Monitoring of criminal proceedings of V. Tyapkin (session 04.01.20)
On April 01, 2020, the Lutsk City Court of the Volynsky Region heard a case on charges of V. Tyapkin committing a crime, under Part 3, Article 289 of the Criminal Code of Ukraine – illegal possession of a vehicle.
At the hearing, the prosecutor was scheduled to submit written evidence. However, the accused’s lawyer stated that he was feeling unwell and requested to limit consideration to the application of the prosecutor’s request for an extension of detention. The prosecutor requested an extension of the measure of restraint. But the lawyer said that the prosecutor argues his position solely by the gravity of the crime. In turn, the lawyer filed a motion to change the measure of restraint to house arrest. He also indicated that for a long time the accused did not have social ties, which is important for choosing this type of measure of restraint. However, at the time of this court hearing, there is a person with whom the accused will be able to live during the period of house arrest; they could not let him into the courtroom because of quarantine measures.
As a result of the review, the prosecutor’s request was granted due to the fact that the judicial investigation was not completed, and all the witnesses were not questioned.
The European Court of Human Rights notes that national courts must first ensure that in a particular case the detention of the accused does not exceed a reasonable time. To do this, they must, taking due account of the principles of the presumption of innocence, investigate all circumstances of the case, which can confirm or refute the existence of a social need that justifies deviations from the requirement to respect individual freedom, and indicate this in their decisions to extend the term of detention. The question of whether there has been a violation of paragraph 3 of Art. 5 for the protection of human rights and fundamental freedoms (hereinafter referred to as the Convention), the Court must decide, relying mainly on the grounds cited in these decisions (“I.A. v. France”, para 102).
According to paragraph 3 of Art. 5 of the Convention after a certain period of time, just the existence of reasonable suspicion does not justify the deprivation of liberty, and the courts must give other reasons for the extension of detention (“Borisenko v. Ukraine”, para. 50). Moreover, these grounds must be clearly indicated by the national courts (“Eloev v. Ukraine”, para. 60, “Kharchenko v. Ukraine”, para. 80).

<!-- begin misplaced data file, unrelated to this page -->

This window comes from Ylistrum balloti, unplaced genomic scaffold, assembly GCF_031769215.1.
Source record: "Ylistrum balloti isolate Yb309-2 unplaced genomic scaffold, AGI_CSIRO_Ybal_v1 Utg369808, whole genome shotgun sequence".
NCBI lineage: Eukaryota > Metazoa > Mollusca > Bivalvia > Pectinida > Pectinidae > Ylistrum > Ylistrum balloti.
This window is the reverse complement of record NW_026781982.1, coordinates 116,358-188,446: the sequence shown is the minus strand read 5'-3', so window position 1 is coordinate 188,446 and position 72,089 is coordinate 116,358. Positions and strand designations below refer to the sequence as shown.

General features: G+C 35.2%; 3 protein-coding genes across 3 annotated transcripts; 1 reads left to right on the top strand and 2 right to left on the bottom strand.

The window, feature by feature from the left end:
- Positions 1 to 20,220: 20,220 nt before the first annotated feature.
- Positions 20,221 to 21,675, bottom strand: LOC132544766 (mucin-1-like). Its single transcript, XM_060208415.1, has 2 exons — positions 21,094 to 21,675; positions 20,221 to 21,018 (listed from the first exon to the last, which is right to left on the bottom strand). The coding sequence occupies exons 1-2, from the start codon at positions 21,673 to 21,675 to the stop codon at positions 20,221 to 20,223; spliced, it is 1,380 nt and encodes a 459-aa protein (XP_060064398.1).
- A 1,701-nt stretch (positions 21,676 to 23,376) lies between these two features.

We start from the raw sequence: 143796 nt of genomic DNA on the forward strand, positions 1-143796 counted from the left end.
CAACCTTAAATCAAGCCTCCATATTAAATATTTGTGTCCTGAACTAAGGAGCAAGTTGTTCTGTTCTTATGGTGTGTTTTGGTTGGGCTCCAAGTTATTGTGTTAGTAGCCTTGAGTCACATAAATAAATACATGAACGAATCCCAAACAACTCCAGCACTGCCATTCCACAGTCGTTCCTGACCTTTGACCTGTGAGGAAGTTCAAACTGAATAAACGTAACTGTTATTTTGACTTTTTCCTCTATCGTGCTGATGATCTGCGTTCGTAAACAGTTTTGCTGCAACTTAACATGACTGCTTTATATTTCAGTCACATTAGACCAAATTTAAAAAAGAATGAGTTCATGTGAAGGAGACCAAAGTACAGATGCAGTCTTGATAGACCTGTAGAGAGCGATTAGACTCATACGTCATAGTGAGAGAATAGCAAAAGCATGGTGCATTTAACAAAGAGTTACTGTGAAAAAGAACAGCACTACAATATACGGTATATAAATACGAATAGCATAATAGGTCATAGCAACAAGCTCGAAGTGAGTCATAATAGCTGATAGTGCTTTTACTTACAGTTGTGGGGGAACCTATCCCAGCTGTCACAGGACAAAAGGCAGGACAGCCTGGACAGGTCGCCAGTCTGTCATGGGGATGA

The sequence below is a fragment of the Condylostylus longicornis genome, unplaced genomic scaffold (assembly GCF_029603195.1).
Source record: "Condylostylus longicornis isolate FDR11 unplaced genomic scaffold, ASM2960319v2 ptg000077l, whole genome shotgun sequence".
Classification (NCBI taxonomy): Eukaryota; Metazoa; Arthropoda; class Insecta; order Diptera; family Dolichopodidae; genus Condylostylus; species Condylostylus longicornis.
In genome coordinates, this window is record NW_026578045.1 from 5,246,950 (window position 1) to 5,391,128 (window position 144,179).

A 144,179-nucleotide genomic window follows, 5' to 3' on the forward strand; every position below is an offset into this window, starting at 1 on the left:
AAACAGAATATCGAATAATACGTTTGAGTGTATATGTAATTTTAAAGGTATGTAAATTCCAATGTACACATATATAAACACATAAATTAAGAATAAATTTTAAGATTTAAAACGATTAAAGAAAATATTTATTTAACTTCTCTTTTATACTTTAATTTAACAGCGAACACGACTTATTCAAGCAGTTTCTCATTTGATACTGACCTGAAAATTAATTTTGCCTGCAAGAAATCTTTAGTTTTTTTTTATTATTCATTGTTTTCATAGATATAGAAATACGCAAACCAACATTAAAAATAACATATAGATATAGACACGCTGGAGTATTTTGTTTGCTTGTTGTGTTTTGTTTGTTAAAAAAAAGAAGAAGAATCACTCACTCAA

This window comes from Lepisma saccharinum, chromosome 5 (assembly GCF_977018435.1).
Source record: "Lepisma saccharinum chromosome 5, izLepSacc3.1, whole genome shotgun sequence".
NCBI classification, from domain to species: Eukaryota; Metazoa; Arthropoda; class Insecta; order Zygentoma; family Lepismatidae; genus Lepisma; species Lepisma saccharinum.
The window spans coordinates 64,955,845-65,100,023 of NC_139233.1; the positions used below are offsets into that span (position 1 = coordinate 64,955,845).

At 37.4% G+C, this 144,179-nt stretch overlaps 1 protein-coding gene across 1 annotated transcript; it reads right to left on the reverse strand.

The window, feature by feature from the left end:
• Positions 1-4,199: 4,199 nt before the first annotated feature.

The court often found a violation of paragraph 3 of Art. 5 of the Convention in cases where national courts continued to be detained, referring mainly to the gravity of the charges and using template language, without even considering specific facts or the possibility of alternative measures (“Kharchenko v. Ukraine”, paras 80-81; “Tretyakov v. Ukraine” para. 59).
The existence of a reasonable suspicion of a crime committed by a detained person is an indispensable condition for the legality of her continued detention, but after the lapse of time such a suspicion will not be sufficient to justify prolonged detention. The court never attempted to translate this concept into a clearly defined number of days, weeks, months or years, or at different times depending on the gravity of the crime. Once “reasonable suspicion” is no longer sufficient, the court must establish what other grounds given by the courts continue to justify the person’s deprivation of liberty (“Maggie and Others v. The United Kingdom”, paras. 88-89).
The ECtHR also recalls the immutability of the grounds for suspicion. Suspicion that the arrested person has committed an offense is a “sine qua non” condition in order for his continued detention to be considered legal, but after a while this condition ceases to be sufficient. Then the Court must establish other grounds on which the decisions of the judiciary are based, continue to justify the deprivation of liberty. If these grounds turn out to be “relevant” and “sufficient”, then the Court will ascertain whether the competent national authorities found “special good faith” in the conduct of the proceedings (“Labita v. Italy”, para. 153).
Representatives of the ISHR are concerned about the attitude of prosecutors towards extending detention. Prosecutors do not properly prove the existence of risks, which leads to shifting the burden of proof to lawyers. And in this case, the court, deciding on the application of the measure of restraint requested by the prosecutor, must either take the side of the prosecution, independently substantiating the need for detention, or adopt a ruling without proper motivation. This negative trend is systematic in all regions of Ukraine and is part of the general trend of automatic extension of measures of restraint.